Gov. Doug Ducey signs the first-in-the-nation #FinTech Sandbox bill (H.B. 2434) into law during the #AZTech2018 Summit on Thursday, March 23, 2018.
„FinTech is going to fundamentally transform banking, finance & technology. We’re going to be the first in the state to embrace it.“ #AZawesome
Arizona has become the first state in the U.S. to adopt a “regulatory sandbox” to shepherd the development of new emerging industries like fintech, blockchain and cryptocurrencies within its borders.
The law will grant regulatory relief for innovators in these sectors who desire to bring new products to market within the state.
Under the program, which will take effect later this year, companies will be able to test their products for up to two years and serve as many as 10,000 customers before needing to apply for formal licensure.
“With the signing of H.B 2434, Arizona will become the ultimate sandbox for the development of Fintech,” Ducey wrote on Twitter once it became official.
“FinTech is going to fundamentally transform banking, finance & technology. We’re going to be the first in the state to embrace it,” he said at an event hosted by the Arizona Commerce Authority, a business group.
As the pace of technological change in financial services continues to forge ahead at a sizzling rates that legacy regulatory systems are struggling to keep up with, jurisdictions around the world have moved to establish sandboxes that allow for new products to be deployed on a trial basis in a manner that loosens certain licensing restrictions while still affording consumer protections.
Countries including the United Kingdom, United Arab Emirates, Singapore, Australia, Canada and others have implemented sandboxes of their own in an attempt to attract entrepreneurs build local fintech ecosystems.
Arizona Attorney General Mark Brnovich, whose agency will oversee the sandbox, has been touting the idea of an Arizona sandbox for over a year, noted that the impetus for the new program was, in part, due to slow movement in Congress and a stalemate among the multiplicity of agencies involved in overseeing the fintech and blockchain industries.
This logjam at the federal level has left entrepreneurs and innovators unsure of which rules they are supposed to abide by and to whom they must report.
“The idea of a regulatory fintech sandbox is not new, and while it’s being discussed at the federal level, Congress is moving at a glacial pace,” Brnovich said in a statement.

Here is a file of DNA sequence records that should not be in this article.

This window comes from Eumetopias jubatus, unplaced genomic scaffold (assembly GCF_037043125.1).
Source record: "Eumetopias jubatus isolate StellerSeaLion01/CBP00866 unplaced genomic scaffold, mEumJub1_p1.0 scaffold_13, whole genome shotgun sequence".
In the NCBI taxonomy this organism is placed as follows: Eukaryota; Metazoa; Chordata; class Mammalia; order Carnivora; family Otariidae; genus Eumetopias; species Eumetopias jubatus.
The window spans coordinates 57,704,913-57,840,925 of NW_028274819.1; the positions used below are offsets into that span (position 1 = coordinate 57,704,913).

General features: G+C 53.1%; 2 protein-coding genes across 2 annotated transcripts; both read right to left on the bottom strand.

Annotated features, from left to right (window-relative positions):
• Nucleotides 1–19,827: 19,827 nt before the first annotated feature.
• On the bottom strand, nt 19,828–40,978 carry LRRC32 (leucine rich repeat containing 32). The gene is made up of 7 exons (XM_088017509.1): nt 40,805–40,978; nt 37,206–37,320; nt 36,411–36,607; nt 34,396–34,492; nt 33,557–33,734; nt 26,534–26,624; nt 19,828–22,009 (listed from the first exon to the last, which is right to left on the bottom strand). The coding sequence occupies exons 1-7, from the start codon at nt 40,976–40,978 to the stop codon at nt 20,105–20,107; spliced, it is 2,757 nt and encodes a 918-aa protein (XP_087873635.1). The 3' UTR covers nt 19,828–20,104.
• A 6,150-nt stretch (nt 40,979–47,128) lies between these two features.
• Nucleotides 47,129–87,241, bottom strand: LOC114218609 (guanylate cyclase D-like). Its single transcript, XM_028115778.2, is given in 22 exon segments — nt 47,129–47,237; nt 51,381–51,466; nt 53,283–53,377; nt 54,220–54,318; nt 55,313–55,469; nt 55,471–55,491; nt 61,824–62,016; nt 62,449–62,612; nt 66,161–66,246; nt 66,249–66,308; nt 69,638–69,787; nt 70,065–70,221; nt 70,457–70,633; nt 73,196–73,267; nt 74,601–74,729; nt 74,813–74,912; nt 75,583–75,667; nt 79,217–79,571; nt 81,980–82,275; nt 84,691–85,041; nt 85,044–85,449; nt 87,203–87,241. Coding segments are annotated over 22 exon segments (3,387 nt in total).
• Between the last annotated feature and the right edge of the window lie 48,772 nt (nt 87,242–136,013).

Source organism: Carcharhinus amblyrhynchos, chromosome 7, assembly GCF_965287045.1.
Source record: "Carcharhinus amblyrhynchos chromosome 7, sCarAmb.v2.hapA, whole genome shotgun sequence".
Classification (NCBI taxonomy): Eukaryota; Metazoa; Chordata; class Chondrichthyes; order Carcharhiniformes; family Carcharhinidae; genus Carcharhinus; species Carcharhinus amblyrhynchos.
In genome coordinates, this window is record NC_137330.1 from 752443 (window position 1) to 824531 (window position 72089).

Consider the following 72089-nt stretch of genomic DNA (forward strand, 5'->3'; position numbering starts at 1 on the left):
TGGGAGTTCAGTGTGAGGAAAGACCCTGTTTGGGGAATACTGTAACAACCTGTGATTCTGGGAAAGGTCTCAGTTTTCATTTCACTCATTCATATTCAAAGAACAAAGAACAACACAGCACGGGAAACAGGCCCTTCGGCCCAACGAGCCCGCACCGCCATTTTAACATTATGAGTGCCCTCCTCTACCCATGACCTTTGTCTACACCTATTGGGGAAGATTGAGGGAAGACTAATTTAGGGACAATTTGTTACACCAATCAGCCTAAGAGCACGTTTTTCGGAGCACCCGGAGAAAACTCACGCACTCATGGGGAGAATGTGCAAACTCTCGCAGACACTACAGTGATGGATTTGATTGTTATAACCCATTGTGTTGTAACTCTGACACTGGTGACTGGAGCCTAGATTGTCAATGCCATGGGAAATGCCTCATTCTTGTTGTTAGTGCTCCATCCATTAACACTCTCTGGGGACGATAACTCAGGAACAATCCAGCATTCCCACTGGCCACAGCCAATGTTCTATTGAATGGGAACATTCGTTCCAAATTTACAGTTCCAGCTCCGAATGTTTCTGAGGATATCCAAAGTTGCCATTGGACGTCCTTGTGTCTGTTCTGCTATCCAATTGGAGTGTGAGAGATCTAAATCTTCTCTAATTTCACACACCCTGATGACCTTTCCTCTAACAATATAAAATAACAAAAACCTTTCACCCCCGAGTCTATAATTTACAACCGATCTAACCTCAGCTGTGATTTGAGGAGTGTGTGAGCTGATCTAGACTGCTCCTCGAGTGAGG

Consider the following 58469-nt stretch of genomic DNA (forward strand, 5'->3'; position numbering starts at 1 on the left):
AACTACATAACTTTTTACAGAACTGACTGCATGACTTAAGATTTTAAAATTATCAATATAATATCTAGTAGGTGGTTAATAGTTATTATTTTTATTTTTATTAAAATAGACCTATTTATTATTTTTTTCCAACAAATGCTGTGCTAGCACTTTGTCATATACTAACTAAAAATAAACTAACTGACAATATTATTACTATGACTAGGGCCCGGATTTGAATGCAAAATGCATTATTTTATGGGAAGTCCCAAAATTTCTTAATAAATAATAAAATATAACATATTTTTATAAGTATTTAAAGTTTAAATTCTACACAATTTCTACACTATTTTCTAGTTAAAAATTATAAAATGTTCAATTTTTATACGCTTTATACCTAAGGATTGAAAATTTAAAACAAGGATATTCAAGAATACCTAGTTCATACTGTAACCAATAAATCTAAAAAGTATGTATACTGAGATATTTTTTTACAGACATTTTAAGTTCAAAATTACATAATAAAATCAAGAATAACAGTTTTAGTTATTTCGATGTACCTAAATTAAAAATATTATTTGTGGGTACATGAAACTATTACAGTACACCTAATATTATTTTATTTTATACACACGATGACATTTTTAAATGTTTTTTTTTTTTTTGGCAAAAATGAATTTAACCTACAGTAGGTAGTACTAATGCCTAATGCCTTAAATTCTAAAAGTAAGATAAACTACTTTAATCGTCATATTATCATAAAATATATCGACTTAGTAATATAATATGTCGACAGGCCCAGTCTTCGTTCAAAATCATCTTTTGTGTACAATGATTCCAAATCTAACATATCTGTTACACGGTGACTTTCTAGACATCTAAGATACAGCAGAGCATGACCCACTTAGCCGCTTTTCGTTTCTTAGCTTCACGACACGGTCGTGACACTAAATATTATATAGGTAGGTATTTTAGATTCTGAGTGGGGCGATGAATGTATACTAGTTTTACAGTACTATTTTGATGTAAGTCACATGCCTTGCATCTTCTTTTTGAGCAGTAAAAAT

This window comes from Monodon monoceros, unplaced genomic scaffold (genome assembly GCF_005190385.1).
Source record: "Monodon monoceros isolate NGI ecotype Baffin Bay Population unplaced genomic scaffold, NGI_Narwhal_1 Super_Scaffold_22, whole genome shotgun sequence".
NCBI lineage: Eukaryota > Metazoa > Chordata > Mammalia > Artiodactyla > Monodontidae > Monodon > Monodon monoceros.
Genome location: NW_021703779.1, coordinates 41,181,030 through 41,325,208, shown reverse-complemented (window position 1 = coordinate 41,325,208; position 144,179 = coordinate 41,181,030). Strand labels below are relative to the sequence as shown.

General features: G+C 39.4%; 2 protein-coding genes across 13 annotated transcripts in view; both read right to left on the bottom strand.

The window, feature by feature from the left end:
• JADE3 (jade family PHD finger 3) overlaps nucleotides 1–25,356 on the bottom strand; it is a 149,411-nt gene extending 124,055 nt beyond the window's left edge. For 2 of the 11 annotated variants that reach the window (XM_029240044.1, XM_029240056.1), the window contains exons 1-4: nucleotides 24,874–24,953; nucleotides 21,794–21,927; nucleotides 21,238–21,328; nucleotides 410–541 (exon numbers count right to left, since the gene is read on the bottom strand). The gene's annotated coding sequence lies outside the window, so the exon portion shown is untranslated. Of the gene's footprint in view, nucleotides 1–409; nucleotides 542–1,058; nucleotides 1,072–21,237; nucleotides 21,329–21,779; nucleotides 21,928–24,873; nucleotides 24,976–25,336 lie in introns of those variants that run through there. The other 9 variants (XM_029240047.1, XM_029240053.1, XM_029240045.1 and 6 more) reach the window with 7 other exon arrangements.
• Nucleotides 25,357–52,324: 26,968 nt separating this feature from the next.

“Arizona has always been a state for big ideas and this is just one more place where we are trailblazing in entrepreneurship and innovation. I hope to see the sandbox serve as a catalyst for capital investment in Arizona and provide opportunities for Arizona businesses and consumers to thrive.”
The sandbox will be administered by the AG’s office and be open to businesses bringing new products to market for activities that would normally require licenses issued by Arizona’s Department of Financial Institutions, such as mortgage lending, consumer lending and money transmission.
While blockchain and cryptocurrencies aren’t specifically mentioned in the bill text, these emerging areas are high on the radar of its lead sponsor, Rep. Jeff Weninger, who has introduced numerous other pieces of legislation intended to advance the local blockchain ecosystem.
Among these are bills that would differentiate between security and utility tokens (along the lines of the law enacted by Wyoming earlier this month) and preemptively restrict regulation of residential blockchain mining activities.
Weninger also oversaw the passage of a 2017 bill that fully legalized signatures housed on a blockchain or a smart contract.
The fintech sandbox, while not overtly targeted at blockchain, figures to not only help regulators better understand these new technologies but also entice blockchain and cryptocurrency innovators to come to the desert.
“For blockchain and virtual currency innovators, this affords them an ability to develop their products with regulation, but they don’t have to grapple with what traditional licenses they may or may not have to obtain,” explained a lobbyist who helped craft the sandbox law.